We didn’t all get to live through the ’70s, but from April 23 through May 18, we can get the next best thing from the man who lived and captured it all.” (Milk Made)
Photography by Brad Elterman
New Mural from Nelio x MART in Palermo, Buenos Aires.
Pics by The Artist
The four Blah posters were posted over existing advertising from Scientology Church and Catholic Church.
After a few years modelling, native French photographer Elodie Chapuis reshaped her fashion career from posing in front of the camera to shooting behind it. Currently based in Paris, Elodie splits her time between her two main passions – music and photography . When not contributing to international fashion magazines and designer portfolios, she is shooting live music festival performances and off stage portraits, capturing an intimate collection of images from bands like The Temper Trap, Phoenix and The XX. We caught up with Elodie to learn more about what drives her passion.
DISCOSALT: Can you tell us a little about yourself and your photographic background?
ELODIE CHAPUIS: I am native from the French Alps and I grew up in the suburbs of Paris. These are my roots. I don’t refer to any others particular photographic background because I’m self-taught. However, the study of the surrealist movement was a real revelation to me, particularly through the works of André Gide et Jean Cocteau. All of it still influence me today.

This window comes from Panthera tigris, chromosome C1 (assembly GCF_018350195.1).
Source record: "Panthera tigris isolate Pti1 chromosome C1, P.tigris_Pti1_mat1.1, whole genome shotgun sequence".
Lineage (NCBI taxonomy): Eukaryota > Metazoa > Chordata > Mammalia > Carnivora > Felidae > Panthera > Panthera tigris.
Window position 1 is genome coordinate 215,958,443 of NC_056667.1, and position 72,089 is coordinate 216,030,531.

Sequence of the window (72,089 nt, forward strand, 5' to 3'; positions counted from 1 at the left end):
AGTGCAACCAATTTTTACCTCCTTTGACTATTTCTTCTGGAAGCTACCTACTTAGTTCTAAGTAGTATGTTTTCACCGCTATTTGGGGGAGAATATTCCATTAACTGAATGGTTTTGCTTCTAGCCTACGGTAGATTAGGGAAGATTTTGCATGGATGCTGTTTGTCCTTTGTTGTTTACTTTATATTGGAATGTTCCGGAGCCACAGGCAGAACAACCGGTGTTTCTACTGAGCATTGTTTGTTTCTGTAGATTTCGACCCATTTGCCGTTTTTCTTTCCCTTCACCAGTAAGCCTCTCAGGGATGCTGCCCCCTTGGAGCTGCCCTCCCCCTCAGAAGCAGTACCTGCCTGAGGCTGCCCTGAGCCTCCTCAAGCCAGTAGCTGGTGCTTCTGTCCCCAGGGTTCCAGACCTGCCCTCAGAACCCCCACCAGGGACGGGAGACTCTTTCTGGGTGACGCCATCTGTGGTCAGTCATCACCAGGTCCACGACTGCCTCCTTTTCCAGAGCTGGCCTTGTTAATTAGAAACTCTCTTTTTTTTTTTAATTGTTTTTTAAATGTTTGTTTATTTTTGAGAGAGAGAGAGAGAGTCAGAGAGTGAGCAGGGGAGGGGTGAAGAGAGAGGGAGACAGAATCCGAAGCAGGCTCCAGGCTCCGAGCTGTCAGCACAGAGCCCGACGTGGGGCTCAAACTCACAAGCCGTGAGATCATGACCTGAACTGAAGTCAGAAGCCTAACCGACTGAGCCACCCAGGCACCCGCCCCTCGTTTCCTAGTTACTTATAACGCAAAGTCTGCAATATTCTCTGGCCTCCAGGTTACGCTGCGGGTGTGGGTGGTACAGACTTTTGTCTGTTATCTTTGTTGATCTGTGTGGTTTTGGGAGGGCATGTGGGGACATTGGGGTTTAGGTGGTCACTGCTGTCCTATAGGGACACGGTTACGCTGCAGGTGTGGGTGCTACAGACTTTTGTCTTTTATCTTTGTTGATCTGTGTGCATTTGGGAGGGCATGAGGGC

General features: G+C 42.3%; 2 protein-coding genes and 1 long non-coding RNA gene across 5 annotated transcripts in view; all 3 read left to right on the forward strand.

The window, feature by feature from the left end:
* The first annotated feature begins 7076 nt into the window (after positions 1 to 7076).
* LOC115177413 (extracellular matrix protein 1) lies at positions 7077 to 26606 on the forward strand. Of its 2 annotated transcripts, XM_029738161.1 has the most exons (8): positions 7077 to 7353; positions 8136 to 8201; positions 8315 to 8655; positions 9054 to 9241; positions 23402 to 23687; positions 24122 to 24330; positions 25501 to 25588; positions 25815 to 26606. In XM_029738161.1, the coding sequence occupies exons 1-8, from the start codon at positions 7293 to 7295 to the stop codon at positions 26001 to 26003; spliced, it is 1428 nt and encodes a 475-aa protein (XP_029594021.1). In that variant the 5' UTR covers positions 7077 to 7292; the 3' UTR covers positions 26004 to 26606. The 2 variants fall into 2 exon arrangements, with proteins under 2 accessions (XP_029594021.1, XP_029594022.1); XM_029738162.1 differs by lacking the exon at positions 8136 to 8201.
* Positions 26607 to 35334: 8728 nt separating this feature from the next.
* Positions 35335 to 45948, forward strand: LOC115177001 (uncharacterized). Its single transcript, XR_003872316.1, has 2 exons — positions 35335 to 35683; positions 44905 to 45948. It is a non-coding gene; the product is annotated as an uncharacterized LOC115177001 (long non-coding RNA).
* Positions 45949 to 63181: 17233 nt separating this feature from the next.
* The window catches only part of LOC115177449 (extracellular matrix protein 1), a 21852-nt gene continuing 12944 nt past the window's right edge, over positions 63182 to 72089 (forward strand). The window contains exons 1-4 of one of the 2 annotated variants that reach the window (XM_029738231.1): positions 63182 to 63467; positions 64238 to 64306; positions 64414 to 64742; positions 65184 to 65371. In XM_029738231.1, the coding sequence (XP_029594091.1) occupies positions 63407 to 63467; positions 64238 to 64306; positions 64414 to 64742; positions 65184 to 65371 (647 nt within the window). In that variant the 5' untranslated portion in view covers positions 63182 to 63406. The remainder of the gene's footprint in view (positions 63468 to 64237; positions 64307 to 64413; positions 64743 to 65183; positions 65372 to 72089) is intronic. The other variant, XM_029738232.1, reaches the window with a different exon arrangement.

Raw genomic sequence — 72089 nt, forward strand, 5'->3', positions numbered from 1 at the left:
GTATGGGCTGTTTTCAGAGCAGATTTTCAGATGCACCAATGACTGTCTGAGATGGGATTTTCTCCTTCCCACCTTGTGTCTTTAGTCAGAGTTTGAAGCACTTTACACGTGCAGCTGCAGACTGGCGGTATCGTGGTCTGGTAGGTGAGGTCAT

D: How did you make the career shift from fashion model to getting behind the camera? And at what point did you realize that photography is what you wanted to do as a career?
EC: The transition happened quite naturally. I was already evolving in the field of fashion for a while both as model and artistic consultant.
I think the photography at first daunted me, although it clearly seems that it would be through the image that I would get the better expression of myself.
It was just a matter of time. I had to feel the moment was right. I started out taking some test shots for models agency, and I had the chance to be spotted out by brands who ask me to realize their look book & campaign visuals. This spontaneous confidence pushes me to plunge and start it as a career.
D: What is the most important skill for a photographer to have?
EC: Imagination and in a way the ability to share it with a wider audience.
D: What camera and lenses do you typically use? How much equipment do you typically bring to a photo-shoot?